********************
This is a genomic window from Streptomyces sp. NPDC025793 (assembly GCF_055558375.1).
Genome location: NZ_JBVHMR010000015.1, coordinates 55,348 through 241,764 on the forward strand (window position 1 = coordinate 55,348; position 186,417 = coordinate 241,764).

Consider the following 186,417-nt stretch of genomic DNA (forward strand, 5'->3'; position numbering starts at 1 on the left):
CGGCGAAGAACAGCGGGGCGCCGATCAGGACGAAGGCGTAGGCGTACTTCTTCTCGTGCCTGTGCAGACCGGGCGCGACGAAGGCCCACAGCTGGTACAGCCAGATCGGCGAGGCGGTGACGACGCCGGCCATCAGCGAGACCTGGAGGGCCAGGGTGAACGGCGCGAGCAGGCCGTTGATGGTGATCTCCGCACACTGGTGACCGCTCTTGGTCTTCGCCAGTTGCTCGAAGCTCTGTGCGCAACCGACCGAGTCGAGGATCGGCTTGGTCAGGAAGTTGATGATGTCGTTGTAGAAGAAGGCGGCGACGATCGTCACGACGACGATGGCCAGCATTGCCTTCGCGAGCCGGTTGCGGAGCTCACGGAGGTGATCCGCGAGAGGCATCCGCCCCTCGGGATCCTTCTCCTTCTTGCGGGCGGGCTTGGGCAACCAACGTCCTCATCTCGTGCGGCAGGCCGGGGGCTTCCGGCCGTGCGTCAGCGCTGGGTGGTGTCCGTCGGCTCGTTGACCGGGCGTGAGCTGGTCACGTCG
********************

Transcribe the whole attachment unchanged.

This is a genomic window from Streptomyces sp. NPDC025793 (assembly GCF_055558375.1).
Genome location: NZ_JBVHMR010000015.1, coordinates 55,348 through 241,764 on the forward strand (window position 1 = coordinate 55,348; position 186,417 = coordinate 241,764).

Consider the following 186,417-nt stretch of genomic DNA (forward strand, 5'->3'; position numbering starts at 1 on the left):
CGGCGAAGAACAGCGGGGCGCCGATCAGGACGAAGGCGTAGGCGTACTTCTTCTCGTGCCTGTGCAGACCGGGCGCGACGAAGGCCCACAGCTGGTACAGCCAGATCGGCGAGGCGGTGACGACGCCGGCCATCAGCGAGACCTGGAGGGCCAGGGTGAACGGCGCGAGCAGGCCGTTGATGGTGATCTCCGCACACTGGTGACCGCTCTTGGTCTTCGCCAGTTGCTCGAAGCTCTGTGCGCAACCGACCGAGTCGAGGATCGGCTTGGTCAGGAAGTTGATGATGTCGTTGTAGAAGAAGGCGGCGACGATCGTCACGACGACGATGGCCAGCATTGCCTTCGCGAGCCGGTTGCGGAGCTCACGGAGGTGATCCGCGAGAGGCATCCGCCCCTCGGGATCCTTCTCCTTCTTGCGGGCGGGCTTGGGCAACCAACGTCCTCATCTCGTGCGGCAGGCCGGGGGCTTCCGGCCGTGCGTCAGCGCTGGGTGGTGTCCGTCGGCTCGTTGACCGGGCGTGAGCTGGTCACGTCG